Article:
Retired teachers help foil scam artist
By Turner Walston
Published in News on July 5, 2005 1:45 PM
The story was only a few paragraphs in the public record section of the June 21 newspaper.
The headline read "Man charged in phone scam."
But the real story was how two retired teachers helped foil a suspected scam artist.
About 3 a.m. on the morning of Saturday, June 18, Martha Mills received a telephone call. She let the answering machine pick it up the first time, but the caller didn't leave a message. The second time the phone rang, she answered.
The caller claimed to be her nephew, but she didn't recognize the voice. The caller said he had a cold.
"It sounded just like somebody that was really sick," Mrs. Mills said.
She hadn't heard her nephew's voice in several years, so she assumed it was him.
The caller said he was stranded on the highway between Goldsboro and Selma and needed for her to take $75 to a tow truck driver named Tony Johnson. She could meet him at a restaurant on U.S. 70, he said.
She drove to the restaurant and met "Tony," who had called earlier to confirm their meeting.
He asked for the money and she replied that she had four $20 bills.
No problem, "Tony" said, her nephew could give her change.
No, she said, and told him he could go inside the restaurant to get the bill changed.
"That was the only smart move I made that night," Mrs. Mills said.
She became suspicious when the man walked away and didn't get into a car or a truck.
"I thought 'I'm going to drive around (the motel) and see if I see a tow truck.'"
When she didn't see one, "It dawned on me that I had probably been ripped off."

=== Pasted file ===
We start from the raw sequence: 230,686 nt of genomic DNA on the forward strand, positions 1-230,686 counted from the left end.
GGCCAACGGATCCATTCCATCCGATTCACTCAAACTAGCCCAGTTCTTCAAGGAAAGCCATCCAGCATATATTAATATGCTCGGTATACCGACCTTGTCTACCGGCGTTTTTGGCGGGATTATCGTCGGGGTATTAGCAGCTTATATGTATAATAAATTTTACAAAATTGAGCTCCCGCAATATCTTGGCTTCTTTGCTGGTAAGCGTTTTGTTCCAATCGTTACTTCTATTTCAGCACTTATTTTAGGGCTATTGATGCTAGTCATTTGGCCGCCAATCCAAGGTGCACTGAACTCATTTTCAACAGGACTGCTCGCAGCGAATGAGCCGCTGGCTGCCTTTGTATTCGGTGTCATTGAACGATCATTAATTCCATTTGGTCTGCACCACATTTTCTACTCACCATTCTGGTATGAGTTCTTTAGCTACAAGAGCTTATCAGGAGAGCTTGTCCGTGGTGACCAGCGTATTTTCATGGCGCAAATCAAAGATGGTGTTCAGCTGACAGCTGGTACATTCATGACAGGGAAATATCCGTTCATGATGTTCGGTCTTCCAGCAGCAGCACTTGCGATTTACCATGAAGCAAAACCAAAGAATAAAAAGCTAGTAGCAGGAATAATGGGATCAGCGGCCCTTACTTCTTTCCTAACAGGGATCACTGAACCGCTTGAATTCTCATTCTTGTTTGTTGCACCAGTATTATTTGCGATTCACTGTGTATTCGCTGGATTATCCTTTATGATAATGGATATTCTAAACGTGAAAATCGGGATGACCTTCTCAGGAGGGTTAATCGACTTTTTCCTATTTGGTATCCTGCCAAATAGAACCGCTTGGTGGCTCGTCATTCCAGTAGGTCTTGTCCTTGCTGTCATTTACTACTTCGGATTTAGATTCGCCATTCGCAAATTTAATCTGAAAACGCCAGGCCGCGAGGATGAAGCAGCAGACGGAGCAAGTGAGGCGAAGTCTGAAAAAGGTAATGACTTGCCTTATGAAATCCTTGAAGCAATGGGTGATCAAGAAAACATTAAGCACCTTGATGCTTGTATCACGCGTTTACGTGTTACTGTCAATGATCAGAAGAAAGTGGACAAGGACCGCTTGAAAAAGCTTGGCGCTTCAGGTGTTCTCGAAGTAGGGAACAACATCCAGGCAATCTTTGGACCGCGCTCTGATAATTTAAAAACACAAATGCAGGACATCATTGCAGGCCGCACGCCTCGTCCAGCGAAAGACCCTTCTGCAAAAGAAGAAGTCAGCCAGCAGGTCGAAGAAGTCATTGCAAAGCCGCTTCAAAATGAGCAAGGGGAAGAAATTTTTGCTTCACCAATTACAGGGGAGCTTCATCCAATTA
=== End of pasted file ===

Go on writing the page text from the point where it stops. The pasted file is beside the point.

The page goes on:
When she got home, Mrs. Mills called her friend Mary Bailey, who suggested she try to call her nephew, who lives in Apex.
Her fears were confirmed. She had been scammed.
After Mrs. Mills called the police to report the incident, she decided not to stop with merely reporting it. She drove back to the restaurant and adjacent motel. Driving through the parking lot, she wrote down a description of every vehicle. She then drove to the police station and gave the descriptions to officers before meeting Mrs. Bailey and another friend, Larry Butts, for coffee.
Mrs. Bailey suggested they check the motel surveillance camera to see if "Tony" was on its tape.
The motel clerk said there was no tape available but did note that there was a guest that seemed suspicious.
The man had complained about air conditioning in one room, the clerk said. When the clerk went to give him another room, she discovered the first one was a mess. The clerk also told them that a third party had paid the man's bill for the past three nights.
The clerk told the women to return at 11 a.m., the motel's check-out time, to try and identify the man.
"She said 'If he doesn't check out, I've got the right to go into his room,'" Mrs. Mills said.
Butts called the police while they waited. Officer Karen Powers arrived and said she recognized the scam. A similar incident had been reported a few weeks earlier.
At 11 a.m., the clerk knocked on the door of the suspect's room. After getting no answer, she telephoned the room's number. When no one picked up, she decided to enter the room.
"She opened the door and walked in, and came right out," Mrs. Mills says. The clerk told them that a mattress had been propped up at an angle, facing the door.
When police entered the room, they saw a man's feet beneath the mattress. Mrs. Mills identified the man as the same that had taken her money. The waitress from restaurant confirmed his identity.
Goldsboro Police found drug paraphernalia and stolen goods in the room. The man told police that there was another man involved in the scame.
Investigators eventually charged Philip Wayne Coley with four felony counts of obtaining property by false pretense.
Mrs. Mills said her experience is a lesson for other people who feel they have been the victims of a crime.
"The public needs to know, don't give up so easily," she said.
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